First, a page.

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PITCHING THE FLY by John Andrews
Originally published in
Classic Angling March 2011
Every collection of old fishing tackle has a story to tell but by looking at it
it might not be immediately obvious what that story is. I was recently
asked to visit somebody's house and view his late father's collection of
rods, reels and books. There was an old Allcock Aerial that had been left
out in the rain. There was an R. Sealey split cane float rod that had been
paired with the reel to catch many a big roach. There were fly rods, too,
and one in particular, a three piece by Allcocks which was particularly
battered. If you had passed it lying on the floor at your local car boot sale
or had seen it end on amongst a batch of rods being sold in a job lot at the
end of an auction you would not have given it a second thought. Indeed, it
was more beyond repair than in need of it. The cork was worn away where
the hook had been set into it after endless days fishing. There were several
sets in it and in one or two places the cane was beginning to split. Ferrules
were loosening and one or two rings had rusted away to nothing. But out of
all of the two dozen rods that laid on the table and even out of the reels,
Aerial included, this was by the far the most significant piece.
It had belonged to an angler who had fished after the war behind his house
on the River Ouse in Northamptonshire. With it he fished long hot summer
days, languid afternoons with the sun high in the sky and the river alive
with hatches. With it the angler caught legions of fish, fat chub, slim dace
and even the odd roach and perch. But he never caught a trout. Not one.
The angler's dentist, a family friend, hearing of the angler's skill and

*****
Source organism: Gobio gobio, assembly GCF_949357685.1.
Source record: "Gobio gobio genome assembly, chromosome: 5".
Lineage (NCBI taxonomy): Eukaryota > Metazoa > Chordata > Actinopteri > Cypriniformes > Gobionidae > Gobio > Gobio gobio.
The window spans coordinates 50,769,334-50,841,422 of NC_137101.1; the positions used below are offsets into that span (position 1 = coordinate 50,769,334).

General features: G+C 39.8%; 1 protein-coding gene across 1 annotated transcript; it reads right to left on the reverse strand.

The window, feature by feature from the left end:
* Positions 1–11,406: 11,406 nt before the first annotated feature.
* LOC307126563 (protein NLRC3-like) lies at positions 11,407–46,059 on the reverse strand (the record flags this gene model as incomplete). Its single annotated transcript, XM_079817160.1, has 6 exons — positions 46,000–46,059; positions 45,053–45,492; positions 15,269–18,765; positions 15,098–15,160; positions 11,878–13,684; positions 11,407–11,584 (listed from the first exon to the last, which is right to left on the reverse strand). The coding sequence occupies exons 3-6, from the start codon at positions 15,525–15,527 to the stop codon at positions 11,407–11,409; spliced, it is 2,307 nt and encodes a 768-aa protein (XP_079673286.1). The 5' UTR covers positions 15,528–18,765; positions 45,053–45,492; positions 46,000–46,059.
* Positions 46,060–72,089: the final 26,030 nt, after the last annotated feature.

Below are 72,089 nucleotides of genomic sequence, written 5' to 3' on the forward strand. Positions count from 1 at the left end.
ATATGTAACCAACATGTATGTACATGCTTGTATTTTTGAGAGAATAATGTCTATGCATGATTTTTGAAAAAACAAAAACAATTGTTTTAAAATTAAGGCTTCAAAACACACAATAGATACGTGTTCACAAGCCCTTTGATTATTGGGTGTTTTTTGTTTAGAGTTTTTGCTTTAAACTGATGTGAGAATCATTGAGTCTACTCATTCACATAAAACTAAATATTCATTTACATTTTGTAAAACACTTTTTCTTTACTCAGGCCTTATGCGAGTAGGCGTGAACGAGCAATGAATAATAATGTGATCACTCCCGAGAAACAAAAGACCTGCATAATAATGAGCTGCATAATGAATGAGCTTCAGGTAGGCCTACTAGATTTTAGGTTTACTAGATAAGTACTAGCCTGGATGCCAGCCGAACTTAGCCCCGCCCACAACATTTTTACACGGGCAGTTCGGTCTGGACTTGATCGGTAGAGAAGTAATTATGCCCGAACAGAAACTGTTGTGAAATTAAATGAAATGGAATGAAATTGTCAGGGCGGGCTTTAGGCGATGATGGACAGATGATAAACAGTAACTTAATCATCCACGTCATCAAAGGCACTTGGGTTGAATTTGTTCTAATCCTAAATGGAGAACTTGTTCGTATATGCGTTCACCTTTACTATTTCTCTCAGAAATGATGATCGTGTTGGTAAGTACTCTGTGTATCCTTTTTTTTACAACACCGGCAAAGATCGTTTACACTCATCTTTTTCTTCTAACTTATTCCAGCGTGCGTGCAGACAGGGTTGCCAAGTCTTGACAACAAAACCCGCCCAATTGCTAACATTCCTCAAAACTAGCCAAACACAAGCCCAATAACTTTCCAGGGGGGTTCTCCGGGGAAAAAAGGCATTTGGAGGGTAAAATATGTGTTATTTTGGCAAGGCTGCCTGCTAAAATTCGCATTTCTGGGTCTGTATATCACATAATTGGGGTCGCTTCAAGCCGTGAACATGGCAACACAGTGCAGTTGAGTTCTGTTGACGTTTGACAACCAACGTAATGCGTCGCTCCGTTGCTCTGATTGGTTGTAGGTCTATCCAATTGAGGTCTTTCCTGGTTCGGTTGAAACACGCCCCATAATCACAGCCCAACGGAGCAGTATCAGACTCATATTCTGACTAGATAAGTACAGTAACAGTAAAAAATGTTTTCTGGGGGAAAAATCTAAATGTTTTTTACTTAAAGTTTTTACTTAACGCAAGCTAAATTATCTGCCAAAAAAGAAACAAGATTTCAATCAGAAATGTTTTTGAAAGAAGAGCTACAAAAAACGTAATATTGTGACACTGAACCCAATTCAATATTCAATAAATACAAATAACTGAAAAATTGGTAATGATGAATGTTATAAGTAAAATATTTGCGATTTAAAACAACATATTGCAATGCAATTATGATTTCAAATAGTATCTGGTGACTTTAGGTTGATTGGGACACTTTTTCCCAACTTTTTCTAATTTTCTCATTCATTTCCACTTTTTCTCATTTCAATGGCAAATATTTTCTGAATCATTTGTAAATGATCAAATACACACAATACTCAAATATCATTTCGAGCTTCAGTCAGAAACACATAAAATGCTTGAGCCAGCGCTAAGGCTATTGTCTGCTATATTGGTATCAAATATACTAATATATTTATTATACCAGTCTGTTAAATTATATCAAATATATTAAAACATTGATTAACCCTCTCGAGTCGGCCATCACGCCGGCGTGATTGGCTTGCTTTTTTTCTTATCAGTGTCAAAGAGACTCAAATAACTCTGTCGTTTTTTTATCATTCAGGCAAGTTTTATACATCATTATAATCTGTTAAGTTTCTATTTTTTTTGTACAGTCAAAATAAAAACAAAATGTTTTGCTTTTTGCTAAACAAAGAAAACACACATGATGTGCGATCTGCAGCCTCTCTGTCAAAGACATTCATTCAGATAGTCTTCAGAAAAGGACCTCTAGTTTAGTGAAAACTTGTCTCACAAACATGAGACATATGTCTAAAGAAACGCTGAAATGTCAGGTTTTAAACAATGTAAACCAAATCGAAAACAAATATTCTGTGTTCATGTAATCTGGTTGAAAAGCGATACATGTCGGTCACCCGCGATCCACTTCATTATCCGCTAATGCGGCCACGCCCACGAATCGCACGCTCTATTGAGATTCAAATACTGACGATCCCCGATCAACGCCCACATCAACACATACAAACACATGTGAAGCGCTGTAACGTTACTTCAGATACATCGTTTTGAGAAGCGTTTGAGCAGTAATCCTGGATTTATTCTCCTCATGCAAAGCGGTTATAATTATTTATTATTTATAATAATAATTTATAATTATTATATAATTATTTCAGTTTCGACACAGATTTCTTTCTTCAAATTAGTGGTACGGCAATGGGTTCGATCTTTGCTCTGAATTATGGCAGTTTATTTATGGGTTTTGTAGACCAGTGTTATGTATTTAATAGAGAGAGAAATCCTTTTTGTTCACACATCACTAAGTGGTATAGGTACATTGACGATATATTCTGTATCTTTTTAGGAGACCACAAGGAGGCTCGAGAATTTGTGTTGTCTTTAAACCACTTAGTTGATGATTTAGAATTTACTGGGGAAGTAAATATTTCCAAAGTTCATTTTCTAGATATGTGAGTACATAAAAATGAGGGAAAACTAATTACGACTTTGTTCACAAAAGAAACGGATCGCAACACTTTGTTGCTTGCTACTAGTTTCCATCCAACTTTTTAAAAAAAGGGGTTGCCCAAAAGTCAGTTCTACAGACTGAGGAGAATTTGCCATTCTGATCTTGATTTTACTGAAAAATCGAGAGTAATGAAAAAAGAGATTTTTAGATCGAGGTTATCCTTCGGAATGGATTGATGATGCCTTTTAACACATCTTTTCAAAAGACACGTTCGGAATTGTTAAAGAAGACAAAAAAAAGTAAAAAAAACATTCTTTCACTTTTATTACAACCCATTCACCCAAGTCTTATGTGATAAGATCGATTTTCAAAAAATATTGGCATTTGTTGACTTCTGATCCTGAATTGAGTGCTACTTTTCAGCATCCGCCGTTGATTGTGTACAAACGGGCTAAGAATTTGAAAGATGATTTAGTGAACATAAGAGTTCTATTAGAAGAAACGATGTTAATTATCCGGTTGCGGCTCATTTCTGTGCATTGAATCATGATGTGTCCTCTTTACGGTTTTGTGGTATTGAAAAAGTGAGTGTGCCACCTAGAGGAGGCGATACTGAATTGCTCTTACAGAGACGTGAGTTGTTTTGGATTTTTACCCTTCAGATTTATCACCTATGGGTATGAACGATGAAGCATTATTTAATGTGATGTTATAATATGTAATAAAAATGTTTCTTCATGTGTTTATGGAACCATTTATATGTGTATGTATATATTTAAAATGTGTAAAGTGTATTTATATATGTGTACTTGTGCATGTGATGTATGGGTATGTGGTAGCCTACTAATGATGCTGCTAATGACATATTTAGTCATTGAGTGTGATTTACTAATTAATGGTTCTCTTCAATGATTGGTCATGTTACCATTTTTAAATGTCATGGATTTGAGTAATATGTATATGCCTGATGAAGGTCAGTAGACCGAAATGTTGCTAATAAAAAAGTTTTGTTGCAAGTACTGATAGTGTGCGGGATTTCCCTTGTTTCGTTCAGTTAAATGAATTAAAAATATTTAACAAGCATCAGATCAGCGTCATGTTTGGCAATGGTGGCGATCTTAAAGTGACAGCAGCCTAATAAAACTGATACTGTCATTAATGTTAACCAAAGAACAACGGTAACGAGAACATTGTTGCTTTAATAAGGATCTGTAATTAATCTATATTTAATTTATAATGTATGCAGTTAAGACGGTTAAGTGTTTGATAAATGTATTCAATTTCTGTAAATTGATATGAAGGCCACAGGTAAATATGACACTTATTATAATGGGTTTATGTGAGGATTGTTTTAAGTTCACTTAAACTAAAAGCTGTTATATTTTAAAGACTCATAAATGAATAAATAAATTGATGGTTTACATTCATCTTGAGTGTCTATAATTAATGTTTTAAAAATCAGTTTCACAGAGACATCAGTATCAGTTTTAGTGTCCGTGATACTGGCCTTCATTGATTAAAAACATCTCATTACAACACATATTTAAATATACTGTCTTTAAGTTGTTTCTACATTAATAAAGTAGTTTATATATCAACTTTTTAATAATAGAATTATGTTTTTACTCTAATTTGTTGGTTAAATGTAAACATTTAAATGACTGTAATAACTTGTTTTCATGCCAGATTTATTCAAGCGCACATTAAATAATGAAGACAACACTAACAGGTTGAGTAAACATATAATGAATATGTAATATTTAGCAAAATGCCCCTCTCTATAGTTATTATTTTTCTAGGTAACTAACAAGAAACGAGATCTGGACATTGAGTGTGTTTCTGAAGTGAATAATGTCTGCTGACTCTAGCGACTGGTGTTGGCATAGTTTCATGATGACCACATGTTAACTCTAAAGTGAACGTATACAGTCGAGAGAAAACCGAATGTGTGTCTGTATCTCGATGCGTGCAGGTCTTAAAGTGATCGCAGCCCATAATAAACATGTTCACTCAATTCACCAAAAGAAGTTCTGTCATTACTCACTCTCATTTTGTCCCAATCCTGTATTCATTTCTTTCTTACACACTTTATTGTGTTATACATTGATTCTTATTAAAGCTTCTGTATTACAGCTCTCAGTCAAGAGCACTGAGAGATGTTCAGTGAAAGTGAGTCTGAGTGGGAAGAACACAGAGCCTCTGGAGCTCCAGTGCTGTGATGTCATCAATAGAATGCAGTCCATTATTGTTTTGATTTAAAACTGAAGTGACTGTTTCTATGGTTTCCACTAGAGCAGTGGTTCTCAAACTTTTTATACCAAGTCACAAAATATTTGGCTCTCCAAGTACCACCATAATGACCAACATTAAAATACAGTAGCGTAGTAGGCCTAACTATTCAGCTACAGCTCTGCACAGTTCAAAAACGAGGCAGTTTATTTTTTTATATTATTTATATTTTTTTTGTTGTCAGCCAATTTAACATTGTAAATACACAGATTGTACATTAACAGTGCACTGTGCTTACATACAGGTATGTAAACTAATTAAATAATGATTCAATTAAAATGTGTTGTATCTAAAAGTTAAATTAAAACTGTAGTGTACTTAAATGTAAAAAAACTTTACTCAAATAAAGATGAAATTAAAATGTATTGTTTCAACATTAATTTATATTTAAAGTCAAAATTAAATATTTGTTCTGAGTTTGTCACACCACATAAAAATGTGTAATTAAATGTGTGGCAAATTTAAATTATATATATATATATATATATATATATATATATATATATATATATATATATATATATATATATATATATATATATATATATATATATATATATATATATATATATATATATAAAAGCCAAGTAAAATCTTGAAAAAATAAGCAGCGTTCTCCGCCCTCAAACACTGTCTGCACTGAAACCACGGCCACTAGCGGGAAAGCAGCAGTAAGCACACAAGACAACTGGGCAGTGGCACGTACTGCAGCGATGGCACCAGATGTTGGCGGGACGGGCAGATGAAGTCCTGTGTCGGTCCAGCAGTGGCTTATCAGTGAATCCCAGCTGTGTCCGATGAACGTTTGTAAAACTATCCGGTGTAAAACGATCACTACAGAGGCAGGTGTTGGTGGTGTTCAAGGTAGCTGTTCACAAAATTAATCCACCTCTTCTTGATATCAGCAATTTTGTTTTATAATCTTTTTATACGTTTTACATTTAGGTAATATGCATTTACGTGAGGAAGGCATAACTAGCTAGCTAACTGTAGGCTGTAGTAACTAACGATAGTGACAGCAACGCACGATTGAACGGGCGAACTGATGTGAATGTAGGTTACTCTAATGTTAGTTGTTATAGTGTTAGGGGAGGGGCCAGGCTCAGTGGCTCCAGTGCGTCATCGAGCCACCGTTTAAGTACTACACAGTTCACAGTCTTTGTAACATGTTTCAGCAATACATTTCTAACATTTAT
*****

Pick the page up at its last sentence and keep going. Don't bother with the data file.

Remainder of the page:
prowess with the Allcock's fly rod and wishing to add a brown trout to his
list of captures invited the man down to his stretch of water on the River
Avon at Netheravon, in the company of one Oliver Kite.
Together they fished, the dentist with his knowledge of every glide, bend
and pool and even perhaps with places in the river marked in his head as
being where big trout lived. By the end of the day he had blanked. Many a
rise but not a single take. His friend, schooled on the take of a dace had
experienced a similar number of rises and one single take which he struck
with elegant timing. A great fight ensued, seemingly improbable now
looking at the rod on which it was carried out, and not long afterwards a big
brown trout of over 7lbs lay on the bank. Oliver Kite was so impressed by
the dentist's guest that the next day he sent him a present. A copy of the
Complete Fly-Fisher edited by C.F. Walker which he duly signed 'Oliver
Kite' with the simple dedication 'Netheravon April 1963'.
When you first look at a collection your first instinct is to match the rods
with the reels in the hope that they will tell you the story of the angler's
life. A rod and a book seem an incongruous pair but in this case they told a
poignant story. The angler returned to Northamptonshire and fished on with
his Allcocks rod. The rod on which he only ever caught one trout. But it was
a trout enough to make him a 'complete' fly fisher in the eyes of Oliver